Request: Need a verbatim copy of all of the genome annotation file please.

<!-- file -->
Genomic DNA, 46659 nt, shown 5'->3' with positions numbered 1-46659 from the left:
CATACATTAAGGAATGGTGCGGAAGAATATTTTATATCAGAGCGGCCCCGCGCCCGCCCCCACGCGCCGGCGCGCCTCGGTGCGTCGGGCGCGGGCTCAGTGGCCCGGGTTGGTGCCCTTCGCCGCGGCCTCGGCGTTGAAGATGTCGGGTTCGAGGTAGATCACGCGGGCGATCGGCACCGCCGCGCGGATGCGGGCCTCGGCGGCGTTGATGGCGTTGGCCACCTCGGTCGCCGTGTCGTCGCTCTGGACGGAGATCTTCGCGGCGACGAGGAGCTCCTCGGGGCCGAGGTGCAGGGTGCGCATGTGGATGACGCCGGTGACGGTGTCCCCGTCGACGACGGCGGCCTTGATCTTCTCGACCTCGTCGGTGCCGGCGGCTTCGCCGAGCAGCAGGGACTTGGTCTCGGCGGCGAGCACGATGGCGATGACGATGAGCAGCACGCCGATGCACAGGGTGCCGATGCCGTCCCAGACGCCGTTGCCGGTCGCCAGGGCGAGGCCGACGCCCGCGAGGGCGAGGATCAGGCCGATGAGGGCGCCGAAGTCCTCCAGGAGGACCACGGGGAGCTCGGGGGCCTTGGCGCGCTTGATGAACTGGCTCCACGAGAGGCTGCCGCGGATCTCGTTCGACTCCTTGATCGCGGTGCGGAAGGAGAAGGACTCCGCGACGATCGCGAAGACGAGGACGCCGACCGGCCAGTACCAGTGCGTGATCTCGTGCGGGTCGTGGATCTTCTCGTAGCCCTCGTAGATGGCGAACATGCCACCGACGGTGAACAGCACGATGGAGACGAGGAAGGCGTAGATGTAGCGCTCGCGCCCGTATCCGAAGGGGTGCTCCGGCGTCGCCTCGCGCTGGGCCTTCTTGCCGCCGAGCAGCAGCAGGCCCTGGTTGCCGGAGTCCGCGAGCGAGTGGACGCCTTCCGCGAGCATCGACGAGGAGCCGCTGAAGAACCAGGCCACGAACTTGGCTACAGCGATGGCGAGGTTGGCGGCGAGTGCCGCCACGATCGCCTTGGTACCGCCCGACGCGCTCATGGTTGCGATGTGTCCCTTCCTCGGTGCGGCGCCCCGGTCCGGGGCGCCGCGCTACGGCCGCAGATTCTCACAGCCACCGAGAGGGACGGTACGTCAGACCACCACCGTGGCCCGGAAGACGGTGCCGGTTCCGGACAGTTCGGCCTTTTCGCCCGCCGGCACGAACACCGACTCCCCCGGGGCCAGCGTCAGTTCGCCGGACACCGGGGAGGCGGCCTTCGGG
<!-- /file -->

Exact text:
Genomic DNA, 46659 nt, shown 5'->3' with positions numbered 1-46659 from the left:
CATACATTAAGGAATGGTGCGGAAGAATATTTTATATCAGAGCGGCCCCGCGCCCGCCCCCACGCGCCGGCGCGCCTCGGTGCGTCGGGCGCGGGCTCAGTGGCCCGGGTTGGTGCCCTTCGCCGCGGCCTCGGCGTTGAAGATGTCGGGTTCGAGGTAGATCACGCGGGCGATCGGCACCGCCGCGCGGATGCGGGCCTCGGCGGCGTTGATGGCGTTGGCCACCTCGGTCGCCGTGTCGTCGCTCTGGACGGAGATCTTCGCGGCGACGAGGAGCTCCTCGGGGCCGAGGTGCAGGGTGCGCATGTGGATGACGCCGGTGACGGTGTCCCCGTCGACGACGGCGGCCTTGATCTTCTCGACCTCGTCGGTGCCGGCGGCTTCGCCGAGCAGCAGGGACTTGGTCTCGGCGGCGAGCACGATGGCGATGACGATGAGCAGCACGCCGATGCACAGGGTGCCGATGCCGTCCCAGACGCCGTTGCCGGTCGCCAGGGCGAGGCCGACGCCCGCGAGGGCGAGGATCAGGCCGATGAGGGCGCCGAAGTCCTCCAGGAGGACCACGGGGAGCTCGGGGGCCTTGGCGCGCTTGATGAACTGGCTCCACGAGAGGCTGCCGCGGATCTCGTTCGACTCCTTGATCGCGGTGCGGAAGGAGAAGGACTCCGCGACGATCGCGAAGACGAGGACGCCGACCGGCCAGTACCAGTGCGTGATCTCGTGCGGGTCGTGGATCTTCTCGTAGCCCTCGTAGATGGCGAACATGCCACCGACGGTGAACAGCACGATGGAGACGAGGAAGGCGTAGATGTAGCGCTCGCGCCCGTATCCGAAGGGGTGCTCCGGCGTCGCCTCGCGCTGGGCCTTCTTGCCGCCGAGCAGCAGCAGGCCCTGGTTGCCGGAGTCCGCGAGCGAGTGGACGCCTTCCGCGAGCATCGACGAGGAGCCGCTGAAGAACCAGGCCACGAACTTGGCTACAGCGATGGCGAGGTTGGCGGCGAGTGCCGCCACGATCGCCTTGGTACCGCCCGACGCGCTCATGGTTGCGATGTGTCCCTTCCTCGGTGCGGCGCCCCGGTCCGGGGCGCCGCGCTACGGCCGCAGATTCTCACAGCCACCGAGAGGGACGGTACGTCAGACCACCACCGTGGCCCGGAAGACGGTGCCGGTTCCGGACAGTTCGGCCTTTTCGCCCGCCGGCACGAACACCGACTCCCCCGGGGCCAGCGTCAGTTCGCCGGACACCGGGGAGGCGGCCTTCGGG